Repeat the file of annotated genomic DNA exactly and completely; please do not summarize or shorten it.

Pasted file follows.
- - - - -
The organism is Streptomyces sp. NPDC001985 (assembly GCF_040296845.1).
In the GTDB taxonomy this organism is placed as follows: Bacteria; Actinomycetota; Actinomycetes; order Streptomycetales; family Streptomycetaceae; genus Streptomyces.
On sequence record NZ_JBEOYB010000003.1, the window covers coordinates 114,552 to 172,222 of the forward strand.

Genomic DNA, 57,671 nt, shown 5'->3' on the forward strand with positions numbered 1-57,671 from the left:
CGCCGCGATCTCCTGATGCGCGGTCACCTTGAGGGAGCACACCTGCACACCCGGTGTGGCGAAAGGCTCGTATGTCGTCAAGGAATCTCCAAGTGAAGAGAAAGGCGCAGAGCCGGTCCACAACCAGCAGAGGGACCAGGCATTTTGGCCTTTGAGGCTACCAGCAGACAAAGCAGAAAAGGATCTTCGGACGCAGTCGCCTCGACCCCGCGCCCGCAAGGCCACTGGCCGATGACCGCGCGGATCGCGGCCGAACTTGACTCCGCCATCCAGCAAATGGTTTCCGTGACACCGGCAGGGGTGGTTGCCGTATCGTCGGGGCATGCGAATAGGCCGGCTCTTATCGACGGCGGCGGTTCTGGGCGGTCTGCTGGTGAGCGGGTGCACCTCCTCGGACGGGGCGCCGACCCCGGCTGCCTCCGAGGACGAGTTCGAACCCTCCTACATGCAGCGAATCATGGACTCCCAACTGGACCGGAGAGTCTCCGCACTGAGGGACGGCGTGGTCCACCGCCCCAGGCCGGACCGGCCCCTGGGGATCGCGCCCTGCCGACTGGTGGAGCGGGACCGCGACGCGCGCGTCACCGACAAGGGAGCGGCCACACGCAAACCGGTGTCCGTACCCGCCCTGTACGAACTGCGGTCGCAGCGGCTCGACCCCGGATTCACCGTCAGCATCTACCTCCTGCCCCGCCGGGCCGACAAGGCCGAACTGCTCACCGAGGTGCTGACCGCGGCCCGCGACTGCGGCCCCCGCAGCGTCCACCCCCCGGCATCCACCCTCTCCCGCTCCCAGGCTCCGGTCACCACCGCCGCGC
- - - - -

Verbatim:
The organism is Streptomyces sp. NPDC001985 (assembly GCF_040296845.1).
In the GTDB taxonomy this organism is placed as follows: Bacteria; Actinomycetota; Actinomycetes; order Streptomycetales; family Streptomycetaceae; genus Streptomyces.
On sequence record NZ_JBEOYB010000003.1, the window covers coordinates 114,552 to 172,222 of the forward strand.

Genomic DNA, 57,671 nt, shown 5'->3' on the forward strand with positions numbered 1-57,671 from the left:
CGCCGCGATCTCCTGATGCGCGGTCACCTTGAGGGAGCACACCTGCACACCCGGTGTGGCGAAAGGCTCGTATGTCGTCAAGGAATCTCCAAGTGAAGAGAAAGGCGCAGAGCCGGTCCACAACCAGCAGAGGGACCAGGCATTTTGGCCTTTGAGGCTACCAGCAGACAAAGCAGAAAAGGATCTTCGGACGCAGTCGCCTCGACCCCGCGCCCGCAAGGCCACTGGCCGATGACCGCGCGGATCGCGGCCGAACTTGACTCCGCCATCCAGCAAATGGTTTCCGTGACACCGGCAGGGGTGGTTGCCGTATCGTCGGGGCATGCGAATAGGCCGGCTCTTATCGACGGCGGCGGTTCTGGGCGGTCTGCTGGTGAGCGGGTGCACCTCCTCGGACGGGGCGCCGACCCCGGCTGCCTCCGAGGACGAGTTCGAACCCTCCTACATGCAGCGAATCATGGACTCCCAACTGGACCGGAGAGTCTCCGCACTGAGGGACGGCGTGGTCCACCGCCCCAGGCCGGACCGGCCCCTGGGGATCGCGCCCTGCCGACTGGTGGAGCGGGACCGCGACGCGCGCGTCACCGACAAGGGAGCGGCCACACGCAAACCGGTGTCCGTACCCGCCCTGTACGAACTGCGGTCGCAGCGGCTCGACCCCGGATTCACCGTCAGCATCTACCTCCTGCCCCGCCGGGCCGACAAGGCCGAACTGCTCACCGAGGTGCTGACCGCGGCCCGCGACTGCGGCCCCCGCAGCGTCCACCCCCCGGCATCCACCCTCTCCCGCTCCCAGGCTCCGGTCACCACCGCCGCGC